Commercial Ground Mount Solar Systems: The Basics 

Wednesday, September 9, 2020
Training


Ground mount: Mother earth

As roof real estate for solar is slowly dwindling the commercial solar designer and installer is peering  down. No, not at their feet but terra firma. Mother Earth.

Commercial solar ground mount systems compared to roof mount offer another layer of complexity on top of existing installation considerations not to mention the extra documentation that is not required for roof-based solar energy systems!

What is a ground mount solar system?

So what constitutes a ground mount system? Basically a ground mount system involves the construction of a free standing steel and/or aluminium structure that is firmly anchored to the ground, in most cases, and supports a photovoltaic array.

The whole system is supported by a series of posts that interface with the earth in a variety of ways.


Ground mount methods

With smaller off-grid systems from yesteryear, holes were dug and hardwood posts with correct durability ratings were used. With the larger solar farms the posts in most cases are  pile driven. Lengths of galvanized posts are systematically positioned and then with specially designed machinery, effectively smashed into the ground, similar to the way a star picket is driven in.

Pile drive, super foundation earth screw

Other methods include earth screws, cable tensioning systems and products such as the SuperFoundation which is a metal base plate securely anchored to the ground by a series of pins driven in the earth diagonally. There are also ballast-based systems where the massive weight of the base provides the required structural stability.



Soil Conditions

Regardless of the method of interface, the commercial solar designers of such systems encounter something that roof mount system designers don’t, and that is soil conditions.

Different types of soil have differing levels of clay, silt, sand, rock and topsoil and even within clays there are differences; reactive and non reactive. Some of the earlier solar farms that utilized pile driving techniques are experiencing severe post leaning due to a variety of factors that include the soil’s reactive clay composition. In some of these circumstances concrete has been added in an attempt to stabilise the array.

Roof mount versus ground mount

Effectively the soil is the ground mount equivalent of the structure of the roof. So, instead of a roof structural engineering document there is a geotech report. And both are subject to wind loading based on the geographic location of course. 

Documentation

What about documentation? With all commercial solar projects there is a considerable amount of documentation when dealing with the distributor and the retailer in addition to all the electrical form requirements but with ground mount systems there is another layer again.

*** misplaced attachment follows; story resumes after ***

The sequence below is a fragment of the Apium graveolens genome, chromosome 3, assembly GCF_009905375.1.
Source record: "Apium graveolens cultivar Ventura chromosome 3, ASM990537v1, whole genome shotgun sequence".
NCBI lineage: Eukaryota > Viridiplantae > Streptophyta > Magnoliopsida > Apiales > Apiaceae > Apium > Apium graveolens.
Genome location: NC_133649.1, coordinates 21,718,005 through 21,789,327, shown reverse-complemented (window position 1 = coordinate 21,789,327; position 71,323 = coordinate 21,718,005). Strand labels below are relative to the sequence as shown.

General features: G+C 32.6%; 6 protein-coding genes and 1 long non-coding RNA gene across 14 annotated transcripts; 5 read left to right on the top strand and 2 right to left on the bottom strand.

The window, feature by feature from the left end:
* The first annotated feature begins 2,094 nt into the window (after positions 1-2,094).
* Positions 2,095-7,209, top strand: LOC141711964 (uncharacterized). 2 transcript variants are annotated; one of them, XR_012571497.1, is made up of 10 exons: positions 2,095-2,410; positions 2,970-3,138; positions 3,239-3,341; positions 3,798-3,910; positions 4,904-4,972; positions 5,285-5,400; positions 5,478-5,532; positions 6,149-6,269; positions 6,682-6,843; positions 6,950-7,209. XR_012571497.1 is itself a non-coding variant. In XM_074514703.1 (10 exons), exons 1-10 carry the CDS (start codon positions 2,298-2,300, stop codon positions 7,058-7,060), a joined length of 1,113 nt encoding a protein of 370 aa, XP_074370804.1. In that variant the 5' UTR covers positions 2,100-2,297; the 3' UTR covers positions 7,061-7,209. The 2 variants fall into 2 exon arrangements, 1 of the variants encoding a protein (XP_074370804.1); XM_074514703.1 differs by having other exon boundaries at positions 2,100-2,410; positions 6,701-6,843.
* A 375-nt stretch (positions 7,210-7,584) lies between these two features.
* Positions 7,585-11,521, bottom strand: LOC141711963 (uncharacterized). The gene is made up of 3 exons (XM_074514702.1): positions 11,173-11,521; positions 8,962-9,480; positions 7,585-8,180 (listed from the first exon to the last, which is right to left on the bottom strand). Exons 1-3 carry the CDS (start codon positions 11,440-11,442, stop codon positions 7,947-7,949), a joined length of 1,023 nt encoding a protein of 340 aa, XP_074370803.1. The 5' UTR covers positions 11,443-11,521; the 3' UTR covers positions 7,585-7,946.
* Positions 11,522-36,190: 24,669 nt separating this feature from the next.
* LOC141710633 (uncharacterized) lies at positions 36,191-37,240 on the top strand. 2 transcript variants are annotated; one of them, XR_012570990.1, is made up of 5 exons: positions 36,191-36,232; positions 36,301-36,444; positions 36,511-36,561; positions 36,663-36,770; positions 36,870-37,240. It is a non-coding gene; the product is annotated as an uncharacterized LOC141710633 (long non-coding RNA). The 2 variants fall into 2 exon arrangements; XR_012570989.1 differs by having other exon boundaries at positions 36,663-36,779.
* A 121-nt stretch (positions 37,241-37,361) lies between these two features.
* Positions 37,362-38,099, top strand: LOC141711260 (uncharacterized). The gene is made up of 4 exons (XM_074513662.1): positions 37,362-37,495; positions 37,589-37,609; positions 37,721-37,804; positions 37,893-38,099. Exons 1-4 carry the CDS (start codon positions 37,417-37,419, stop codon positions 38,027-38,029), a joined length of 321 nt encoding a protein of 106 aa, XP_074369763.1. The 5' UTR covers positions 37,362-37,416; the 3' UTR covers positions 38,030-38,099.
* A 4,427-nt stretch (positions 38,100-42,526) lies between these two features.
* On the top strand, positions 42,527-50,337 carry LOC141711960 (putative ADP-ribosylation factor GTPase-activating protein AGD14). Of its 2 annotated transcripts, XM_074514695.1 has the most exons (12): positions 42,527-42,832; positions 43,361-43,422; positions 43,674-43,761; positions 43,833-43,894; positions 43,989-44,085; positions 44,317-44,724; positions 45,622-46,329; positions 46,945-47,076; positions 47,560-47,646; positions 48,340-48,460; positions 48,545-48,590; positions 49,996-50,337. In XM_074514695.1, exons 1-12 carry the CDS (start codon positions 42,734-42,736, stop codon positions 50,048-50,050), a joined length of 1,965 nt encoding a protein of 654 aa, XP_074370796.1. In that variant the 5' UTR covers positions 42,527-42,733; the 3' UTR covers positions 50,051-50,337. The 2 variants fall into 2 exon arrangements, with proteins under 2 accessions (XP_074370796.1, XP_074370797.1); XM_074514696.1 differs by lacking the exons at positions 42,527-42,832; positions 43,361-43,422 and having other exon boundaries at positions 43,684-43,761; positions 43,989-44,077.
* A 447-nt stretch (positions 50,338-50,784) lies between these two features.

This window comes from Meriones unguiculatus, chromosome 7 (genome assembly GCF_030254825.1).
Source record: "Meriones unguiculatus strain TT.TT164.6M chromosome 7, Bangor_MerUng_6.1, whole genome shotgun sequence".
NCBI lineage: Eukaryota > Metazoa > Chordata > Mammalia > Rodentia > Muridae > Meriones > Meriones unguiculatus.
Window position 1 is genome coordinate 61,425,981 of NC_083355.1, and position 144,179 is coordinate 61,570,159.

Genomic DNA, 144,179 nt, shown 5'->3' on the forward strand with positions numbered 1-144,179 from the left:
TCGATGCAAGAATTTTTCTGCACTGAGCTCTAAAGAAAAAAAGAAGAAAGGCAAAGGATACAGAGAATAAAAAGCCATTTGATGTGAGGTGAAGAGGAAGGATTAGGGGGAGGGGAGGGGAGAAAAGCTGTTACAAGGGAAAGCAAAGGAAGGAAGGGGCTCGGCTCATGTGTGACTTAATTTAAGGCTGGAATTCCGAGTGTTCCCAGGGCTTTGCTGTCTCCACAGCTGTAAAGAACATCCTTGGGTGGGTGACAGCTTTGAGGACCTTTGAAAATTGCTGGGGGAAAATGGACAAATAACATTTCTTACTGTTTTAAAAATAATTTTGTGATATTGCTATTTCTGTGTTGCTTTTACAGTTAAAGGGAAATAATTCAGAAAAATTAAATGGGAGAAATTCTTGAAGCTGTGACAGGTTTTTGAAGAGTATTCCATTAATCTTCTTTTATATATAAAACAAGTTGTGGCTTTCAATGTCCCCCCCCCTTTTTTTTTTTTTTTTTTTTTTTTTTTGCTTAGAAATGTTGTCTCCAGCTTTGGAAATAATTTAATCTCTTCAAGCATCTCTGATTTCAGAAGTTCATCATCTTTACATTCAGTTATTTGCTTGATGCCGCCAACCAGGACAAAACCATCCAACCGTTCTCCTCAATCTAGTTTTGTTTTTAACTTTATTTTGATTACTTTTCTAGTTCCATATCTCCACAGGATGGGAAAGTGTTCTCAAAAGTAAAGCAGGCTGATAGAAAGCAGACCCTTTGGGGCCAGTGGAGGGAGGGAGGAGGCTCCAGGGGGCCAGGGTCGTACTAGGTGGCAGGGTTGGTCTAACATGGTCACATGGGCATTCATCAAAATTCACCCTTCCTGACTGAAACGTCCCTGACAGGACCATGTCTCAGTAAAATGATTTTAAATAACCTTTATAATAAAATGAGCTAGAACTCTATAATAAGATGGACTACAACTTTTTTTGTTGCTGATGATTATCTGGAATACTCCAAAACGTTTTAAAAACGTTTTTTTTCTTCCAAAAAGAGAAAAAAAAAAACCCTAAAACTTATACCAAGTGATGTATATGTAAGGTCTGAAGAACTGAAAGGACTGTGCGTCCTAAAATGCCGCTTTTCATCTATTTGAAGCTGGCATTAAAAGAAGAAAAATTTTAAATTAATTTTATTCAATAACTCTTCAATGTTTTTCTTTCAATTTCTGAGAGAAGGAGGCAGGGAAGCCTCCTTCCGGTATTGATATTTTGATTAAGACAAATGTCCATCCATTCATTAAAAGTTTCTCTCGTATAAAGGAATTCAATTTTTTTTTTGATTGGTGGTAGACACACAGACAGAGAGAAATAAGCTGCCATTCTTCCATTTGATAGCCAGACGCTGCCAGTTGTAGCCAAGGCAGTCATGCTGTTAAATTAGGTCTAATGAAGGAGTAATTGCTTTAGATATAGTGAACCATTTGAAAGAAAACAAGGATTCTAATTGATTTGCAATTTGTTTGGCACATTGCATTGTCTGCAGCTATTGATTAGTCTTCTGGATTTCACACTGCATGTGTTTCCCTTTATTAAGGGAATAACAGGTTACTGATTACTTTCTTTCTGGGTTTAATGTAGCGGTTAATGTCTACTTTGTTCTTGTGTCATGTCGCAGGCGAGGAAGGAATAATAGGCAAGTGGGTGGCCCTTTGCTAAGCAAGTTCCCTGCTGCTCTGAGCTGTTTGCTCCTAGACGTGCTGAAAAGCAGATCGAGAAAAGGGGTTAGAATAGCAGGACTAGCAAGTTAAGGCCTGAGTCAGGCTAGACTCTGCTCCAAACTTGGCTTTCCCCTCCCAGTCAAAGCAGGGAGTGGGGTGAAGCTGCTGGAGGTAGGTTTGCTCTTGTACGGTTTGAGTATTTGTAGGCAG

Overlays, plans, regulations

Some of these may include: vegetation overlays, aboriginal heritage overlays, traffic management plans, approval to access Crown land, rare and endangered plant surveys. All of these relate back to the relevant acts, regulations, clauses.

Project management

This results in a considerable increase in planning and project management timelines as well as potentially increasing the overall cost of the project. Be careful! Most companies venturing into the area of ground mount commercial systems for the first time learnt the hard way.

Design

When it comes to a roof installation, commercial solar companies will design for the panels to be FTR ( Flat to Roof) or on a tilt. This decision is based on the physical nature of the roof and is weighed against a cost benefit analysis around increased labour costs versus more output etc (see blog on Commercial Businesses and renewables), but with ground mount systems, in nearly all cases, panels are tilted at their optimum for the location.

Energy Density

Where this is not always the case, there is the question of energy density where every square metre of area has a value attached to it. In addition the discrepancy between the feed in tariff dollar value (excess solar production flowing out to the grid) and the price of electricity flowing into the site, coupled with actual site consumption load profiles, has the potential to modify the design.


Conclusion

The basics of ground mount solar are still the same as any roof mount system but there are additional considerations to take into account. Overall project times from inception through to completion are usually greater than with roof mount commercial solar systems and this is where inexperienced solar companies can come unstuck. Like with everything, planning and documentation is of paramount importance.


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